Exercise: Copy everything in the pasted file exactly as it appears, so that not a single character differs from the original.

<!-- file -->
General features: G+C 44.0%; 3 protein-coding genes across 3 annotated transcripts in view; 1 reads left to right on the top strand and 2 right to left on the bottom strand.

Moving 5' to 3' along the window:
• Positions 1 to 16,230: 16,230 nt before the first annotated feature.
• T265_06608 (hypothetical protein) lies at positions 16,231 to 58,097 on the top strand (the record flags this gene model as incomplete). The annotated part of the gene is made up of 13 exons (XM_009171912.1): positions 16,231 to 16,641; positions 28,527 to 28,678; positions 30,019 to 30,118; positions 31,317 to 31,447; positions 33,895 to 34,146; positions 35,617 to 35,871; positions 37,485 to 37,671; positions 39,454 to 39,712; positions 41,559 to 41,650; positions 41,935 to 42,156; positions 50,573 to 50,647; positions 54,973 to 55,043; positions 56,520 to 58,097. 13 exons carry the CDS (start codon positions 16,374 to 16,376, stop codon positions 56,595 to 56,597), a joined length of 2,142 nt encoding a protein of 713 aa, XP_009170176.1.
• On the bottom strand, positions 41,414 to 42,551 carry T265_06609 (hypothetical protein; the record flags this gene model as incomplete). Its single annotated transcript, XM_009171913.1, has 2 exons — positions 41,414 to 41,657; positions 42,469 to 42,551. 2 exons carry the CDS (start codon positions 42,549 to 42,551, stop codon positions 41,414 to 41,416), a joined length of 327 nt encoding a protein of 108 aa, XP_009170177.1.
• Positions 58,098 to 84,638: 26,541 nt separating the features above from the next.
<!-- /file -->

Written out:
General features: G+C 44.0%; 3 protein-coding genes across 3 annotated transcripts in view; 1 reads left to right on the top strand and 2 right to left on the bottom strand.

Moving 5' to 3' along the window:
• Positions 1 to 16,230: 16,230 nt before the first annotated feature.
• T265_06608 (hypothetical protein) lies at positions 16,231 to 58,097 on the top strand (the record flags this gene model as incomplete). The annotated part of the gene is made up of 13 exons (XM_009171912.1): positions 16,231 to 16,641; positions 28,527 to 28,678; positions 30,019 to 30,118; positions 31,317 to 31,447; positions 33,895 to 34,146; positions 35,617 to 35,871; positions 37,485 to 37,671; positions 39,454 to 39,712; positions 41,559 to 41,650; positions 41,935 to 42,156; positions 50,573 to 50,647; positions 54,973 to 55,043; positions 56,520 to 58,097. 13 exons carry the CDS (start codon positions 16,374 to 16,376, stop codon positions 56,595 to 56,597), a joined length of 2,142 nt encoding a protein of 713 aa, XP_009170176.1.
• On the bottom strand, positions 41,414 to 42,551 carry T265_06609 (hypothetical protein; the record flags this gene model as incomplete). Its single annotated transcript, XM_009171913.1, has 2 exons — positions 41,414 to 41,657; positions 42,469 to 42,551. 2 exons carry the CDS (start codon positions 42,549 to 42,551, stop codon positions 41,414 to 41,416), a joined length of 327 nt encoding a protein of 108 aa, XP_009170177.1.
• Positions 58,098 to 84,638: 26,541 nt separating the features above from the next.